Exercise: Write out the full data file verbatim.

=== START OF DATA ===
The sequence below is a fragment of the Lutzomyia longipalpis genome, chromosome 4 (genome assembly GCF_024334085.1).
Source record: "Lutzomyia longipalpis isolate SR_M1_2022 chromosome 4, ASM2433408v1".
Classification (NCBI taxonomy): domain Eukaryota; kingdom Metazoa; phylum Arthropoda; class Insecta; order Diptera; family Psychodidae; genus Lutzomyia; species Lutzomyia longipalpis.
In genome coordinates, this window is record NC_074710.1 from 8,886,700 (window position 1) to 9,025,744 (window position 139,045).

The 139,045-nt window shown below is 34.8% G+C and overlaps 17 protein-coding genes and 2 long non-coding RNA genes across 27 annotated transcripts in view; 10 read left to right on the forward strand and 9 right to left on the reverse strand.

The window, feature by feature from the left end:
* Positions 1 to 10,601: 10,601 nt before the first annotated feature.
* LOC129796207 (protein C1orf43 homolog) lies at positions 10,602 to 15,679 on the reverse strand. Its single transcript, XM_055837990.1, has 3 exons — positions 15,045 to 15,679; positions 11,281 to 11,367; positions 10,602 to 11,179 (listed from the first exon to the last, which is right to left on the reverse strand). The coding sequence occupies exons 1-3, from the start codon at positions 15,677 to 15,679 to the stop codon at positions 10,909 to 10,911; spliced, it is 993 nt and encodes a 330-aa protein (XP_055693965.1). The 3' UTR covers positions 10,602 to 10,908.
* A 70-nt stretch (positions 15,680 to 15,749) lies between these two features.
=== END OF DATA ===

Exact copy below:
The sequence below is a fragment of the Lutzomyia longipalpis genome, chromosome 4 (genome assembly GCF_024334085.1).
Source record: "Lutzomyia longipalpis isolate SR_M1_2022 chromosome 4, ASM2433408v1".
Classification (NCBI taxonomy): domain Eukaryota; kingdom Metazoa; phylum Arthropoda; class Insecta; order Diptera; family Psychodidae; genus Lutzomyia; species Lutzomyia longipalpis.
In genome coordinates, this window is record NC_074710.1 from 8,886,700 (window position 1) to 9,025,744 (window position 139,045).

The 139,045-nt window shown below is 34.8% G+C and overlaps 17 protein-coding genes and 2 long non-coding RNA genes across 27 annotated transcripts in view; 10 read left to right on the forward strand and 9 right to left on the reverse strand.

The window, feature by feature from the left end:
* Positions 1 to 10,601: 10,601 nt before the first annotated feature.
* LOC129796207 (protein C1orf43 homolog) lies at positions 10,602 to 15,679 on the reverse strand. Its single transcript, XM_055837990.1, has 3 exons — positions 15,045 to 15,679; positions 11,281 to 11,367; positions 10,602 to 11,179 (listed from the first exon to the last, which is right to left on the reverse strand). The coding sequence occupies exons 1-3, from the start codon at positions 15,677 to 15,679 to the stop codon at positions 10,909 to 10,911; spliced, it is 993 nt and encodes a 330-aa protein (XP_055693965.1). The 3' UTR covers positions 10,602 to 10,908.
* A 70-nt stretch (positions 15,680 to 15,749) lies between these two features.